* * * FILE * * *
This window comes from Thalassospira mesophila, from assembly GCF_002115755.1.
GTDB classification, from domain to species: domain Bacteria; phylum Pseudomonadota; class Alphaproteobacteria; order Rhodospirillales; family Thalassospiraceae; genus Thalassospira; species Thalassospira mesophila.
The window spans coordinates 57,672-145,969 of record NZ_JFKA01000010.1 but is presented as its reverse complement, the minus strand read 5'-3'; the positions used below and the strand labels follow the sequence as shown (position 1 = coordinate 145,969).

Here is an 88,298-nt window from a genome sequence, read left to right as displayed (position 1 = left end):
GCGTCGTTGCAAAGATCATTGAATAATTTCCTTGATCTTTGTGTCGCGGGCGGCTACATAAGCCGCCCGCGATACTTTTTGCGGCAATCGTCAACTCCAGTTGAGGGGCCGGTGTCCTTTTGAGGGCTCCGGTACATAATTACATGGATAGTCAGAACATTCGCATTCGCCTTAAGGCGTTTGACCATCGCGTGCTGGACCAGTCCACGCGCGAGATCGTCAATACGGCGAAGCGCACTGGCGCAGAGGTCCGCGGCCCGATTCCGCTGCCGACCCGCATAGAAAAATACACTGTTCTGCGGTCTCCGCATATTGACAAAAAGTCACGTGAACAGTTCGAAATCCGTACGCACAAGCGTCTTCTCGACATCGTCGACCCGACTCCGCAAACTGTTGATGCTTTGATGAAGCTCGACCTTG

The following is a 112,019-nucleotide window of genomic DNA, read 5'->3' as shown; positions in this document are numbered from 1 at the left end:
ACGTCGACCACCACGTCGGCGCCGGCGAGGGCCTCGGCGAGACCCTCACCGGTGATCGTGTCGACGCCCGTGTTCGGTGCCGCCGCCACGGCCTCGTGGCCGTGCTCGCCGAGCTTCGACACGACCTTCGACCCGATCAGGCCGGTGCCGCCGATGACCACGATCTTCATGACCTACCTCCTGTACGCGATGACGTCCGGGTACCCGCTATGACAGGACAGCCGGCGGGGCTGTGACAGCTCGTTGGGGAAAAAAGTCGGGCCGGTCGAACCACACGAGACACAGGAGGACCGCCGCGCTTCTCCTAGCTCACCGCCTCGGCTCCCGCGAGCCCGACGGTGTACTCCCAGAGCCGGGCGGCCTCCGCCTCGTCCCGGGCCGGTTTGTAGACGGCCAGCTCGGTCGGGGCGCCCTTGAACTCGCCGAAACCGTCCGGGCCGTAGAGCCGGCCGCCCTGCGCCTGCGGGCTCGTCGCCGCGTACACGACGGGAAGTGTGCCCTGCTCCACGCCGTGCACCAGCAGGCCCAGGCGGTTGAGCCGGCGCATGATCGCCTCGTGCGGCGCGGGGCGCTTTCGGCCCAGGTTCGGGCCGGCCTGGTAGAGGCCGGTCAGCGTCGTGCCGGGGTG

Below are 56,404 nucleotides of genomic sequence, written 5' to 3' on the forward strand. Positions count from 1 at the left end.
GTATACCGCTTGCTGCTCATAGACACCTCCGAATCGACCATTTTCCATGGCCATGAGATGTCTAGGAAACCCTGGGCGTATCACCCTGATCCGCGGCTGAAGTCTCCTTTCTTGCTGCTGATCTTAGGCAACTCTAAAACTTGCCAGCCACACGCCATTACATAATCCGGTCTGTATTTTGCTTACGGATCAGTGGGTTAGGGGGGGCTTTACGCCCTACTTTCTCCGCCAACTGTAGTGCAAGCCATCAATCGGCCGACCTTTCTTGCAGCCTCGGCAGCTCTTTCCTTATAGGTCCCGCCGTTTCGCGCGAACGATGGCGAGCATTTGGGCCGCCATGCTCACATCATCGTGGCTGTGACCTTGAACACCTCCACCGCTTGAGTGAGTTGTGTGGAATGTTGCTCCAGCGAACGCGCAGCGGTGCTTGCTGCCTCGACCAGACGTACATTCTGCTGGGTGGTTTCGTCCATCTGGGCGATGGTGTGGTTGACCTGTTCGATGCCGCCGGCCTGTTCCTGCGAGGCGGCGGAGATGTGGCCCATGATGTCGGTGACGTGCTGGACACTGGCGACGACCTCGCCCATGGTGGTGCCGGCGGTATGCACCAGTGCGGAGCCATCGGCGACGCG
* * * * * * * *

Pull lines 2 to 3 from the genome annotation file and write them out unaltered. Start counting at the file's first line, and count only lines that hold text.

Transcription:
GTDB classification, from domain to species: domain Bacteria; phylum Pseudomonadota; class Alphaproteobacteria; order Rhodospirillales; family Thalassospiraceae; genus Thalassospira; species Thalassospira mesophila.
The window spans coordinates 57,672-145,969 of record NZ_JFKA01000010.1 but is presented as its reverse complement, the minus strand read 5'-3'; the positions used below and the strand labels follow the sequence as shown (position 1 = coordinate 145,969).